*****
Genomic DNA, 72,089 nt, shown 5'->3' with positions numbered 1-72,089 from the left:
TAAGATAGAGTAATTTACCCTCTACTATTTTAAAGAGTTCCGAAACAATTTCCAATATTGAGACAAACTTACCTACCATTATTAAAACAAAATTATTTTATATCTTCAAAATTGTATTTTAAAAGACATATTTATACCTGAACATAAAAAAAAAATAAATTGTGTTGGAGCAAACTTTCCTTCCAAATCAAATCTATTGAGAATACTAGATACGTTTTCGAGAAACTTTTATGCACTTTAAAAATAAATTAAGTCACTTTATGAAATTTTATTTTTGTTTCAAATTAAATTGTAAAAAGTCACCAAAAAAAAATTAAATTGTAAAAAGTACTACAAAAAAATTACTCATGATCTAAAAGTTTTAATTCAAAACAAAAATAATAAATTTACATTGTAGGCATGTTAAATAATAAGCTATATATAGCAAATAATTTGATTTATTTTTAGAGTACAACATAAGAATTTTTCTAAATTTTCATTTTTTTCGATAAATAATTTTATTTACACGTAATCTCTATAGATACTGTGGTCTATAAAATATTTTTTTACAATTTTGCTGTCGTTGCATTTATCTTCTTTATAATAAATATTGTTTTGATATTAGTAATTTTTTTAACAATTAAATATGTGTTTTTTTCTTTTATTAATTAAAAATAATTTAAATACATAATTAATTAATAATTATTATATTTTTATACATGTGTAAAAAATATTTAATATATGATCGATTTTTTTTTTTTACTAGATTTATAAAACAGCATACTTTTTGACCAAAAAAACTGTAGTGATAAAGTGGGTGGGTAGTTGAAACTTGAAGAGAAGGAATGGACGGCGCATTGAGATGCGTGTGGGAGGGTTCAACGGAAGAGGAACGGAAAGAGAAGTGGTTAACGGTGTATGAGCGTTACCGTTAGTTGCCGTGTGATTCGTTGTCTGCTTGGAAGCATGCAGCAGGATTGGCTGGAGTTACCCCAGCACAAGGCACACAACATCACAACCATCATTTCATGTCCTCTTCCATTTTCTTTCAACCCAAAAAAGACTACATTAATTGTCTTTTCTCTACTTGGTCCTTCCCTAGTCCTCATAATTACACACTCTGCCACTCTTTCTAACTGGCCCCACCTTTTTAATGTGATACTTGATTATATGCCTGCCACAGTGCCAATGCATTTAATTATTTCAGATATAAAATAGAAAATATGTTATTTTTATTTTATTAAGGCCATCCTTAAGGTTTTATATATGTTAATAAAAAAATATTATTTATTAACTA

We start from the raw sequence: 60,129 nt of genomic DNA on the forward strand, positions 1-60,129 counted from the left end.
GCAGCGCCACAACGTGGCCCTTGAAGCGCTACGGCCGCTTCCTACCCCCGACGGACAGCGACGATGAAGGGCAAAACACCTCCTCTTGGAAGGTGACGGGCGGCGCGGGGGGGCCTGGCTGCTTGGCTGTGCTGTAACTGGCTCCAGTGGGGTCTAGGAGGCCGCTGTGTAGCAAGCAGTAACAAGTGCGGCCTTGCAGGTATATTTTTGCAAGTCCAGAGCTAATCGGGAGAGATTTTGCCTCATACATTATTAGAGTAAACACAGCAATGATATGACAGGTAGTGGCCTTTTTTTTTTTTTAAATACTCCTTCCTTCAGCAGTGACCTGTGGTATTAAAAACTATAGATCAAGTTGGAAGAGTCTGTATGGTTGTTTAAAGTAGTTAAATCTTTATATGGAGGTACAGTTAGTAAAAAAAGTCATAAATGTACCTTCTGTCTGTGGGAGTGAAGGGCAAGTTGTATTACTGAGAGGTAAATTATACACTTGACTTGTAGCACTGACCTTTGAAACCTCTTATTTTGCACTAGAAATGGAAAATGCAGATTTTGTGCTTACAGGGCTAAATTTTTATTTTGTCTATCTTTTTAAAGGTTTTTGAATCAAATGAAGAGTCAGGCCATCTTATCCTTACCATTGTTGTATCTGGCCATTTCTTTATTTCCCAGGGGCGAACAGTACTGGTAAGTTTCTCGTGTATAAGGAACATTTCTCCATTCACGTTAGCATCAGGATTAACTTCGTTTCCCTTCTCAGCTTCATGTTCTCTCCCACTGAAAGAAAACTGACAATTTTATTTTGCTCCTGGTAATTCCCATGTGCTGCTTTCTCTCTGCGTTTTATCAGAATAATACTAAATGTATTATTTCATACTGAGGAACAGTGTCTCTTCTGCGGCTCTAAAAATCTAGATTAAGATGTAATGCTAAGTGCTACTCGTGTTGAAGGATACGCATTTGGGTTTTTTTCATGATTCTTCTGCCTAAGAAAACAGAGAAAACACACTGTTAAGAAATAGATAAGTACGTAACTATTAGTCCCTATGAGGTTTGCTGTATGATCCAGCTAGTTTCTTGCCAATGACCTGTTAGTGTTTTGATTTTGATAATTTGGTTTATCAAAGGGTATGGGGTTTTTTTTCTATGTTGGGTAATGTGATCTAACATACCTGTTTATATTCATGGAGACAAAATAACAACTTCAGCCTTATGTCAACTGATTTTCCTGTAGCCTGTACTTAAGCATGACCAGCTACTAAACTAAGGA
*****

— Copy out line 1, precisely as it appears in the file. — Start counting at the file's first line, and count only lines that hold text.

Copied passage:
Genomic DNA, 72,089 nt, shown 5'->3' with positions numbered 1-72,089 from the left: